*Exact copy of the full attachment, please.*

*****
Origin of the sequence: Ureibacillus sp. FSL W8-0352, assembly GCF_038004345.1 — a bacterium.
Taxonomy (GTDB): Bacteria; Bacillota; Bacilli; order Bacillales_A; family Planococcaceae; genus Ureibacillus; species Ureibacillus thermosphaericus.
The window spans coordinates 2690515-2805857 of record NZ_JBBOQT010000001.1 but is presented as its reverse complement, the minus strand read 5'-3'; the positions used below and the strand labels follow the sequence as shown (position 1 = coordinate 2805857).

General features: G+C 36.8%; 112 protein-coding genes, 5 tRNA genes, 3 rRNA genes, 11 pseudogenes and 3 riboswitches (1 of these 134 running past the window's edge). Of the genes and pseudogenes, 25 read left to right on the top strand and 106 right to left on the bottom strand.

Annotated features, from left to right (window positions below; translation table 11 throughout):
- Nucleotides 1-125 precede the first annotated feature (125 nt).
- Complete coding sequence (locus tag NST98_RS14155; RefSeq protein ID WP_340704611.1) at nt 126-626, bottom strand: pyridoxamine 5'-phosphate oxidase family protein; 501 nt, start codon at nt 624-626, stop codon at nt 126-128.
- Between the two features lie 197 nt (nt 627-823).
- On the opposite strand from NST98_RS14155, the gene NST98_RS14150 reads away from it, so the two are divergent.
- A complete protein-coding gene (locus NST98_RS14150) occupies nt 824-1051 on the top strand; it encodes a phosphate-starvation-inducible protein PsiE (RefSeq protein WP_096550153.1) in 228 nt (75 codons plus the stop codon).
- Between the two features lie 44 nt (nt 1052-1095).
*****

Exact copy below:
Origin of the sequence: Ureibacillus sp. FSL W8-0352, assembly GCF_038004345.1 — a bacterium.
Taxonomy (GTDB): Bacteria; Bacillota; Bacilli; order Bacillales_A; family Planococcaceae; genus Ureibacillus; species Ureibacillus thermosphaericus.
The window spans coordinates 2690515-2805857 of record NZ_JBBOQT010000001.1 but is presented as its reverse complement, the minus strand read 5'-3'; the positions used below and the strand labels follow the sequence as shown (position 1 = coordinate 2805857).

General features: G+C 36.8%; 112 protein-coding genes, 5 tRNA genes, 3 rRNA genes, 11 pseudogenes and 3 riboswitches (1 of these 134 running past the window's edge). Of the genes and pseudogenes, 25 read left to right on the top strand and 106 right to left on the bottom strand.

Annotated features, from left to right (window positions below; translation table 11 throughout):
- Nucleotides 1-125 precede the first annotated feature (125 nt).
- Complete coding sequence (locus tag NST98_RS14155; RefSeq protein ID WP_340704611.1) at nt 126-626, bottom strand: pyridoxamine 5'-phosphate oxidase family protein; 501 nt, start codon at nt 624-626, stop codon at nt 126-128.
- Between the two features lie 197 nt (nt 627-823).
- On the opposite strand from NST98_RS14155, the gene NST98_RS14150 reads away from it, so the two are divergent.
- A complete protein-coding gene (locus NST98_RS14150) occupies nt 824-1051 on the top strand; it encodes a phosphate-starvation-inducible protein PsiE (RefSeq protein WP_096550153.1) in 228 nt (75 codons plus the stop codon).
- Between the two features lie 44 nt (nt 1052-1095).